Annot(e)tations is a column by Austin Nguyen that shines a light on the hidden gems of recently released albums or singles that may have flown under your radar. This week, he discusses Soccer Mommy’s “Yellow Is the Color of Her Eyes.”
Whether you’re streaming Ariana Grande, ZAYN, or any artist in between, music has a tendency to immortalize a feeling or a moment in singularity.
For “thank u, next,” Grande flaunted the self-sufficiency any heartbroken person needs post-breakup in hair flips and camera-directed kisses, and for “PILLOWTALK,” ZAYN turned the lights down low and turned one of love’s most intimate rituals into a belt-filled spectacle of sensuality.
But the songs that are truly indelible, that feel all-encompassing, are the ones that collage the world together into a 3D motion picture instead of just a 2D still removed from aspic, and in “Yellow Is the Color of Her Eyes,” Sophie Allison (stage name Soccer Mommy) carves that world from wood, imperfect with its ruts and splinters, over the span of seven minutes, making the track her longest to date.
Rays of sunlight seem to bleed through the bedroom curtains when crescendoing organ chords set the stage for “Yellow Is…,” an eyes-closed inhale and sigh of relief. That is, until the day kicks in with the guitar pattern, blurred by reverb haze as if were just the symptoms of morning grogginess.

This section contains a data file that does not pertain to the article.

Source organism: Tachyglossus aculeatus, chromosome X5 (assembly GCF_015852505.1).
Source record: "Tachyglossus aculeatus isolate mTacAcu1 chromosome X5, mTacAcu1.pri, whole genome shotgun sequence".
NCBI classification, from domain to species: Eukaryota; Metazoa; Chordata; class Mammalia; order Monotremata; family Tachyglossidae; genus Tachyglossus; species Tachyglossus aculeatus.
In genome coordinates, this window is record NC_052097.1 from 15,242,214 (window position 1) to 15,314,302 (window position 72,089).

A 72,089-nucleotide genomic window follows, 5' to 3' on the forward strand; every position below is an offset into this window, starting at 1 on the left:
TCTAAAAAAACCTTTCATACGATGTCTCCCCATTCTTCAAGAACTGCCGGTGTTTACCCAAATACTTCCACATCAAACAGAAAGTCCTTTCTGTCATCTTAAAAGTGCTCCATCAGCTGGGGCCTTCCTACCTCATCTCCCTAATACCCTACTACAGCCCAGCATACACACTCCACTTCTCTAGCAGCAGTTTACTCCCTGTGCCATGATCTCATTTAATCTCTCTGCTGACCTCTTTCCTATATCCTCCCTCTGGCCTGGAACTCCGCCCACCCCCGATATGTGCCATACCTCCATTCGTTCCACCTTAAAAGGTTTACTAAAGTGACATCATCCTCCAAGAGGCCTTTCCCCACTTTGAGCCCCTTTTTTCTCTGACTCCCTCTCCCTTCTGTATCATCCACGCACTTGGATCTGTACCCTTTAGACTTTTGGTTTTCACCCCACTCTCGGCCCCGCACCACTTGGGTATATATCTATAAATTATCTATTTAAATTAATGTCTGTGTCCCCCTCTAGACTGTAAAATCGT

Allison’s vision has never seemed clearer though as she basks in the universe’s gifts, in both its broad strokes (“The bright / August sun / feels like yellow”) and small beauties (“And the white / Of her eyes / Is so yellow”), before turning the lens inward and magnifying the struggles beneath the surface: “The tiny lie / I told to myself / Is making me hollow / I’ve been choking up truths / That I couldn’t swallow.”
What makes “Yellow Is…” cinematic though, near-magical, is its guitar refrain. The descending melody feels like the perfect soundtrack for the falling shimmers of autumn gold you see, each chord suspension trapping sunlight between its notes and between the trees that border suburban neighborhoods with familiarity coloring it all — as if you’ve walked down this path your entire life, knowing each spot where the leaves let the sunlight through, the komorebi of this exact sidewalk.
This is the world in motion, not frozen in time, and each line feels just as alive; blood rushes to the singer’s cheeks while she elides her words in the second verse, half-mumbling in embarrassment (“I’m falling apart / Over a mem’ry of you”), and you can almost see the wistful smile starting to form in Allison’s face, a bittersweet reluctance trapped in her eyes when the singer and her lover part ways (“I’m thinkin’ of her / From over the ocean / See her face / In the waves / Her body is / Floating”).
The guitar and synth become isolated to start the outro, the last few wings of light stretched across a lilac sky while the sun sets and love says its farewell: “Loving you isn’t enough… / I’ll feel the cold as they put out my sun.”
Endings, however, are seldom clean. Feelings linger, these visions from the past meshing with the feature, and for Allison, the yearning feels piercing, disorienting, as an electric guitar shreds through the placid scenery, the movie screen seeming to perforate and melt before your very eyes, but that’s just love.
It might be blind, might be a war, but for Soccer Mommy, love is the irrepressible way we see the world, creating beauty and pain, peace and chaos from the moment we wake up to the moment we fall asleep.